As farmers, greenhouse managers and everyday gardeners seek out solutions to their plant problems, one particular method seems to stand out – biological pest control. This strategy uses specially introduced predatory or parasitic insects to control another insect population that’s actively harming a crop.
Gardeners who recognize their problem can order these beneficial insect assassins in mass quantities and release them near their garden. Within a few weeks, the pest problem is resolved.
In general, it’s a great process – using insects to fight insects means there’s no synthetic chemicals used and there’s practically no human labor involved in dispersing these beneficial bugs. Unfortunately, some worry there may be other costs since the process introduces these insects to a new location. This, of course, leads to several questions from organic-minded gardeners:
- Is it ethical to introduce these bugs to “foreign territory”?
- Will the introduced species feed on non-targeted insects?
- How can we assure these new insects don’t compete with native species?
- Does biological pest control hold up to the government’s organic standards?
- Are there other options for pest control that are compliant for use in organic gardening?
Predatory Insects Used in Biological Pest Control
Before discussing the issues associated with biological pest control at a deeper level, let’s look at some of the most common commercially available insects used in pest control and the pests they target:
- Lacewings – These helpful bugs, chrysoperla rufilabris, are highly active predators that gorge themselves on aphids during the adult portion of their life. Aside from aphids, the lacewing larvae also feed on mealybugs, mites, thrips, caterpillars and insect eggs.
- Ladybugs – Also available under their scientific name, Hippodamia convergens, ladybugs eat a wide variety of pest insects, larvae and eggs. Other ladybug species, including Cryptolaemus montrouzieri, are marketed for their ability to destroy mealybugs, aphids and soft scale populations.
- Mantids – The praying mantis is a voracious predator of other insects, and is often considered to be at the top of the “bug food chain” because it will eat just about any insect that crosses its path, for better or worse.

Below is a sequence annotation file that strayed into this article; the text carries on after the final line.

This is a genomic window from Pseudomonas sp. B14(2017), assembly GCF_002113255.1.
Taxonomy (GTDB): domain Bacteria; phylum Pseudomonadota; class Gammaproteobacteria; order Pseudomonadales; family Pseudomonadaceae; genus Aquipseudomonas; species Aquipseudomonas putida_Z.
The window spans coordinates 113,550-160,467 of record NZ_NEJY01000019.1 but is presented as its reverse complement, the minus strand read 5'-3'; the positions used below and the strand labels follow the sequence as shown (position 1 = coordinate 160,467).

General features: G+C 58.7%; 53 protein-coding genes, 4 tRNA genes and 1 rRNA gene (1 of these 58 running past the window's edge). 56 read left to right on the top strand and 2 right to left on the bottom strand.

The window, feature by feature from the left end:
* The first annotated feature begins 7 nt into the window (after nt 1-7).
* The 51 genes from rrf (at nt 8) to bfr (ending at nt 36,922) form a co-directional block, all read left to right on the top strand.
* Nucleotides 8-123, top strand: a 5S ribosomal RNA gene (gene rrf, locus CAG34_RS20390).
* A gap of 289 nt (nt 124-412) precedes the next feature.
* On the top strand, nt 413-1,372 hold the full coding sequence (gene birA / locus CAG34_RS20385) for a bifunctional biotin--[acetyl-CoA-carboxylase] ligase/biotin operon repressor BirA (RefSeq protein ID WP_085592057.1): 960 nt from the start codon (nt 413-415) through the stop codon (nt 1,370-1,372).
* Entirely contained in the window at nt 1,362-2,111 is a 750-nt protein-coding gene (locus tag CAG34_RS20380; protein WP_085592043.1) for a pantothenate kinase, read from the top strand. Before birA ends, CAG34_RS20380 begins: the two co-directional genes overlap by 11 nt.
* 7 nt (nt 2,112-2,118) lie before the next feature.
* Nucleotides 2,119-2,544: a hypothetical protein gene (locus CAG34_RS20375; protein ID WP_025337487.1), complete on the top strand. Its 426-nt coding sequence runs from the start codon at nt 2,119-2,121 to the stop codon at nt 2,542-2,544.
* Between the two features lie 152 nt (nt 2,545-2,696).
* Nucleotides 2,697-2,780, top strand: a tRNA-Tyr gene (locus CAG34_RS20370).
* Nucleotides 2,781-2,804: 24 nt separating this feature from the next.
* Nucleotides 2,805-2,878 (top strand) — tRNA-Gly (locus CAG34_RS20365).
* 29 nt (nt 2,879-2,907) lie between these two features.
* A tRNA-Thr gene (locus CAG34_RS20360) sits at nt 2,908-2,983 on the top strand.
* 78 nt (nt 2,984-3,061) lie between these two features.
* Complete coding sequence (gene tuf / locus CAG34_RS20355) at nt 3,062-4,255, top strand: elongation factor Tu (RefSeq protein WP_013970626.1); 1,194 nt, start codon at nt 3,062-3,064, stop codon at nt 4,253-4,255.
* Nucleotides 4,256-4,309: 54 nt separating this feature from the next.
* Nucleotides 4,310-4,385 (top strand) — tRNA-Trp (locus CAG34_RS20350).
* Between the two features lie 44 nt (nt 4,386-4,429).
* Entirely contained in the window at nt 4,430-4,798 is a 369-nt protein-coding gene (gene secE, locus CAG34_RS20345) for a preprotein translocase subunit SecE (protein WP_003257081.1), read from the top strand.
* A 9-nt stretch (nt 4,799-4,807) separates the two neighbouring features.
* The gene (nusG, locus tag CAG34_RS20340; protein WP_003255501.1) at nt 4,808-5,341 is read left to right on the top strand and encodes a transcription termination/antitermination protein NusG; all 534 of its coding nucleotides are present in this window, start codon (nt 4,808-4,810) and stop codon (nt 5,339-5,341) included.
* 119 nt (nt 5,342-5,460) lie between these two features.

- Midges – The Aphidoletes aphidimyza, known commonly as the aphid predatory midge, will lay eggs near aphid colonies. Upon hatching, the larvae feed on the colony.
- Mites – The Hypoaspis miles is a small brown mite that feeds on fungus gnats as well as parasites that can be problematic for certain snails and reptiles. Likewise, theAmblyseius cucumeris mite species excels at keeping the thrip population under control. Another species of mite, Phytoseiulus persimilis, is used in greenhouses to control other mite species that are harmful to crops.
- “True” Bugs – A variety of true bugs, defined as insects that suck up juicy nutrients rather than rending it with mouth parts, can be used in biological pest control. Among them are the Orius insidiosus (thrip, mite and aphid control) and Podisus maculiventris (beetle and worm control).
- Wasps – A number of parasitic and predatory wasps are sold in batches for use as a biological pest control, including Aphidius colemani (aphid control), Muscidifurax zaraptor (fly control), Encarsia formosa (whitefly control), Diglyphus isaea (leafminer control) and Trichogramma (caterpillar and worm control).
Is it ethical to introduce new insects into areas where they are not native?
For the most part, scientists and ethicists say introduced species are a danger to the ecosystem, but that may not be the case for biological pest control. Most biological pest control efforts avoid this dilemma by simply taking an insect that already exists in the area and introducing it in large, often overwhelming, numbers. This tactic facilitates quick control and/or eradication of the target pest. In general, this method is considered ethically sound despite some state laws that restrict certain insect shipments.
Will the introduced species feed on species that weren’t initially targeted?
According to the U.S. Fish & Wildlife Service, non-target attacks are likely when an initial pest population is destroyed or a more susceptible target is discovered. Will it always happen? No. Oftentimes the introduced control insects die off after their food supply is exhausted.
How can we assure these new insects don’t compete with native species?
Research on how biological pest control affects an ecosystem is extremely limited, so it’s hard to say if the introduced insects have the strength or numbers to compete with well-established native species. That being said, the primary thought is if the predatory/parasitic insect already exists there, then a sudden population boom shouldn’t matter too much.
Does biological pest control hold up to the government’s organic standards?
The USDA states in its regulations that the “introduction of predators or parasites of the pest species” is permitted for use in organic operations.
Are there other options for pest control that are compliant for use in organic gardening?
Insects, even beneficial ones, have the possibility of persisting in the environment and causing problems in the future. OMRI Listed® insecticides, however, do not. OMRI Listed® treatments are those approved for use in organic gardening. Safer® Brand offers a wide variety of OMRI Listed® pest-fighting products. Among them are options to fight plant-damaging aphids, caterpillars & worms, flies and mites.
You can learn about some more DIY pest control tips at PestRepellerCenter.
What are Your Favorite Pest Control Methods?
Have you tried using beneficial insects in an effort to provide biological pest control? Which species did you use and how did it work? Let us know about your experiences the next time you visit Safer® Brand on Facebook.
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